So it’s not that hard to do. And I think people get intimidated with the idea of tracking their leads because they don’t know how to do it. But it’s really very simple. If you look at the direct response ads on TV, there are a lot of products that are just sold directly on TV.

One of the things that they’ll do is they’ll have a different 800 number for the different channels that it’s on so that they know which channel is generating that sale or generating that lead.

Or they’ll give you a code to use to type into the box and the code is specific to that channel. It’s really not that hard, but you have to want to do it, and you have to actually build it into your process.

Jay: Yeah. And if you don’t do it, you’re going blind.

You really are blind and shooting in the dark and you could be missing some incredible opportunities and not even know it.

David: Yeah, exactly. So I feel like for people who are struggling with the idea of competing with internet sellers, ask yourself, you know, is it happening a lot? Is it an epidemic? Are you selling pure commodities?

Because if you are, that’s going to be a lot more difficult. And that’s going to require you to figure out how you’re going to explain and express what you do in a way that is going to be more appealing. You know, do you add any value to the transaction at all, or are you literally just shipping out exactly the same product as everyone else?

What can you deliver that they can’t? Is it the surety that it’s actually going to get there? Is it the confidence they have in you to deliver for them? Who are you approaching? Is it the do-it-yourselfers or is it people who actually will value your help?

And if you make all of that part of your qualification procedure, you can really save yourself a lot of time and save them a lot of time because if you decide, determine upfront that you’re dealing with a do-it-yourselfer, you can save yourself and that person a whole lot of time by leaving those people to your competitors.

Jay: Yeah, excellent point. I think I mentioned this on a previous podcast. But one of the companies I work with, we started doing Google AdWords and our leads on our website went through the roof. It was just insane. We couldn’t believe it. But it turns out none of them were our potential customers. They were looking for free advice, you know, all of these things.

And so we spent weeks and weeks and weeks redefining what those keywords are, so that we could learn how to target our specific customers. And now we’re to a point where we’re doing so well that we can almost guarantee what they’re going to ask when they contact us. That’s an amazing place to be, but it took a lot of work.

David: And it lines up exactly with what we were talking about before in terms of the MVPs. The messaging is going to determine the type of people that you attract. The vehicle that you’re using is going to reach certain people that other vehicles won’t. And it’s all about getting to the right people who actually have the need, the desire, and the budget, and the willingness to spend with you.

And by tuning in those other things, the first two things, the messaging and the vehicles, that’s what’s going to allow you to get to those people. Particularly when you’re dealing with marketing vehicles like Google or Facebook that have the capacity to get you in front of a lot of people, most of whom can’t buy from you,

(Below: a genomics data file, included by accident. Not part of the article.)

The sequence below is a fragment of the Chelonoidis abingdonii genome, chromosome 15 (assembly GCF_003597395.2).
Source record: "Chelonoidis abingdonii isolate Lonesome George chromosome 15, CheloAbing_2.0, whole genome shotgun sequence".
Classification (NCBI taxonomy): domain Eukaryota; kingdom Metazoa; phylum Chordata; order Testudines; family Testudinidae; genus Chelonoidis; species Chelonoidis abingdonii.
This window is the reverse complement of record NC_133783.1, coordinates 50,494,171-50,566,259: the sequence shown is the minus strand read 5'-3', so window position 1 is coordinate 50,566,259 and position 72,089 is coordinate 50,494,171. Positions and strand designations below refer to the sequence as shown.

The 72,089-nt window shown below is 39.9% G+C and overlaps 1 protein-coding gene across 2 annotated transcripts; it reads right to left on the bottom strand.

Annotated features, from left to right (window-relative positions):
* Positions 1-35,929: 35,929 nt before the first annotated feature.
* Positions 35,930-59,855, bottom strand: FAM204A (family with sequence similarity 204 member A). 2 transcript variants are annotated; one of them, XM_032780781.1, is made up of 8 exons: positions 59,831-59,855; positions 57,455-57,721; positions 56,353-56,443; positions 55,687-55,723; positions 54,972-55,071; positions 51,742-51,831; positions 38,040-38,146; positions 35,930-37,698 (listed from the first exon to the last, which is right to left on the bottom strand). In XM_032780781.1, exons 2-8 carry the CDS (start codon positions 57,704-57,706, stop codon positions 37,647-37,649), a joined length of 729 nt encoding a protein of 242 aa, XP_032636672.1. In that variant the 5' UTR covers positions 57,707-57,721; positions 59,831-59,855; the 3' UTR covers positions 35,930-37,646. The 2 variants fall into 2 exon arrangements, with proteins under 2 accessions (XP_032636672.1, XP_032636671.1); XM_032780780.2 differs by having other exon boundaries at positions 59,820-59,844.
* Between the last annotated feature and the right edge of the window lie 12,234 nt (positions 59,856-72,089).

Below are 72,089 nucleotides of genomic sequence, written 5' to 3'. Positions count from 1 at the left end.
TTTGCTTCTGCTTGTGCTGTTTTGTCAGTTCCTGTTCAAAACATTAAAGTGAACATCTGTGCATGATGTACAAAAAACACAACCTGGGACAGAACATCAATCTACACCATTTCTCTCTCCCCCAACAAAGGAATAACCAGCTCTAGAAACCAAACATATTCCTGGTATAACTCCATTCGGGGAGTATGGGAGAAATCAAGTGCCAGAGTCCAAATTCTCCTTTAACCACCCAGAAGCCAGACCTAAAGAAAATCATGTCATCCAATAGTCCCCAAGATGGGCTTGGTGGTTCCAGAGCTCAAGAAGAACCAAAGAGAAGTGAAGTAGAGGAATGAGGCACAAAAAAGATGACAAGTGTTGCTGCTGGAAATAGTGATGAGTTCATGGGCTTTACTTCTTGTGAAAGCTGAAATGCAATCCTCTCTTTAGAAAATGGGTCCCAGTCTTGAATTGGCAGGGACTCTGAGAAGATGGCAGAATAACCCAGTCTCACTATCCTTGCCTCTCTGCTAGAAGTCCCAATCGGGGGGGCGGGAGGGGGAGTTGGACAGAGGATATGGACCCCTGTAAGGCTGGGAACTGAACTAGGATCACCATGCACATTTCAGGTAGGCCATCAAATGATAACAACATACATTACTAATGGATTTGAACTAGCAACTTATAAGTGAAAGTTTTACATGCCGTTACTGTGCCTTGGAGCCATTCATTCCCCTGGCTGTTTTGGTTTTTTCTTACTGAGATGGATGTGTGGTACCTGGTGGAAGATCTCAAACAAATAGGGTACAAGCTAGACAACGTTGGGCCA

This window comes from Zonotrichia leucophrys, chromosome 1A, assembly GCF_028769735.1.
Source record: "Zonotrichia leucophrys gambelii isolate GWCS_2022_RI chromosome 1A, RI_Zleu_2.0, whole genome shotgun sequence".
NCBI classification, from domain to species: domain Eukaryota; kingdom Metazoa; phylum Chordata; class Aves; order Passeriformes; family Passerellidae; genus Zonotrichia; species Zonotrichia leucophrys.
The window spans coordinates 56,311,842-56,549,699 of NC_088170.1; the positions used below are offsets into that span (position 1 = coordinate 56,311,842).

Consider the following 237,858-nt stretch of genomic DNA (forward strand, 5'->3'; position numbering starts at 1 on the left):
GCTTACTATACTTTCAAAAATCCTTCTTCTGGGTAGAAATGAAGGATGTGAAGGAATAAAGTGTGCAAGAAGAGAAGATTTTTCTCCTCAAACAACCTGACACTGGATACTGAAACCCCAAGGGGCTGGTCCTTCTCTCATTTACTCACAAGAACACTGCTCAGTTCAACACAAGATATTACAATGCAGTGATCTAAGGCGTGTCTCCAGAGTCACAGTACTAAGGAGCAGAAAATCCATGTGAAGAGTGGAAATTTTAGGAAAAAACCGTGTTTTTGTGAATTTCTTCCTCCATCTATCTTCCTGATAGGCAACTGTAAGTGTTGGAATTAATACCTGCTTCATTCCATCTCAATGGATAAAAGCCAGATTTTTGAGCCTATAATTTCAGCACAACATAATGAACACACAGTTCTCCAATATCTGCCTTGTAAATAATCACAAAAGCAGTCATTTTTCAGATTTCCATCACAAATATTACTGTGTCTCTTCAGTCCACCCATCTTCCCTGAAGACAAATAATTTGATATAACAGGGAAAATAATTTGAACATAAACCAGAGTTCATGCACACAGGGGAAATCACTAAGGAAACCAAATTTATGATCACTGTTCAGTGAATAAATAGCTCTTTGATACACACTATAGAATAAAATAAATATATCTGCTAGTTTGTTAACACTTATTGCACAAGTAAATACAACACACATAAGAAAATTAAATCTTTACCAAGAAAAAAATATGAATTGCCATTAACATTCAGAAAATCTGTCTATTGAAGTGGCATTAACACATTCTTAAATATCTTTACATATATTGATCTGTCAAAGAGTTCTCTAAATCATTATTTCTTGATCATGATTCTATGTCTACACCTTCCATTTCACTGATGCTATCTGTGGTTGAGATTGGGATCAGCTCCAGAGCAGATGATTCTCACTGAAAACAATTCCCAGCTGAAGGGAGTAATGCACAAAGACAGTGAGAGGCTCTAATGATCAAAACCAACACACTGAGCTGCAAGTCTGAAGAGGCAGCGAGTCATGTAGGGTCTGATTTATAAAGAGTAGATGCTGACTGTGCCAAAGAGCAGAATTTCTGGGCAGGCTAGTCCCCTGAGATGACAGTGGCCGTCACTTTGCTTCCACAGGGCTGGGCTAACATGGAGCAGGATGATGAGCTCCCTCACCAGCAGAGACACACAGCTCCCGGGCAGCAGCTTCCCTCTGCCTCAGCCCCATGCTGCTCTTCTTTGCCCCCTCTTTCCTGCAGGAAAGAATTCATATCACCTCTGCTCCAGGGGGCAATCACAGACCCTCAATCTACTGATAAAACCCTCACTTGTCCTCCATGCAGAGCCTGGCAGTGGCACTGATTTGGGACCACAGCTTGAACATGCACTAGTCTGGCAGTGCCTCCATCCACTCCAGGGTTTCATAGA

Jay: That’s right. Most of whom they just, they’re not going to do anything. You also mentioned something and I think it’s worth an entire podcast in the future. Call to action.

I think that is one of the most critical aspects of a website or any sales process. What is it that you’re asking the customer to do?

Are you trying to harvest an email? Maybe that’s just part of your initial plan, and then you’ll contact them through an email newsletter. Maybe it’s the sale, first off, I think fine-tuning that call to action is really going to have an impact on your close rate and your relationship with your customers.

David: Yes, and merely having a call to action in nearly every communication is very important. Because if you’re not doing that, you’re putting out content and they don’t know what to do next. So all they’re going to do is they’re going to keep scrolling or they’re going to keep watching something else.

They’re going to tune to something else. If you give them an opportunity to do something, take some sort of next step, ideally some sort of non-threatening action they can take that it’s not going to all of a sudden feel like they’re going to have a salesperson sicked on them. If you can do something like that, that creates value for them, then it becomes very helpful.

Jay: Yeah, I absolutely agree. I think we should dive into that a little bit more. How do people find out more about our topic today?

David: Well, that brings us right to our call to action, doesn’t it?

Jay: Yes, it does.

David: You can go to You can schedule a call with myself or my team. We can figure out where you are, what you’re looking to do, how you’re trying to get there, and see if we can help with that.

Also, if you’re not ready to even have a conversation, you can just go to and we have a lot of free resources on there. We’ve got different white papers, we’ve got different videos. We’ve got these blog posts, we’ve got all sorts of material that you can use to get a feel for what we’re all about.

See if it’s helpful. If it is, have a conversation with us. If it’s not, then don’t keep going back there, because why would you?

Jay: All right. Fantastic. David, I can’t wait till we talk next time.

David: Yeah, me too. Thanks, Jay.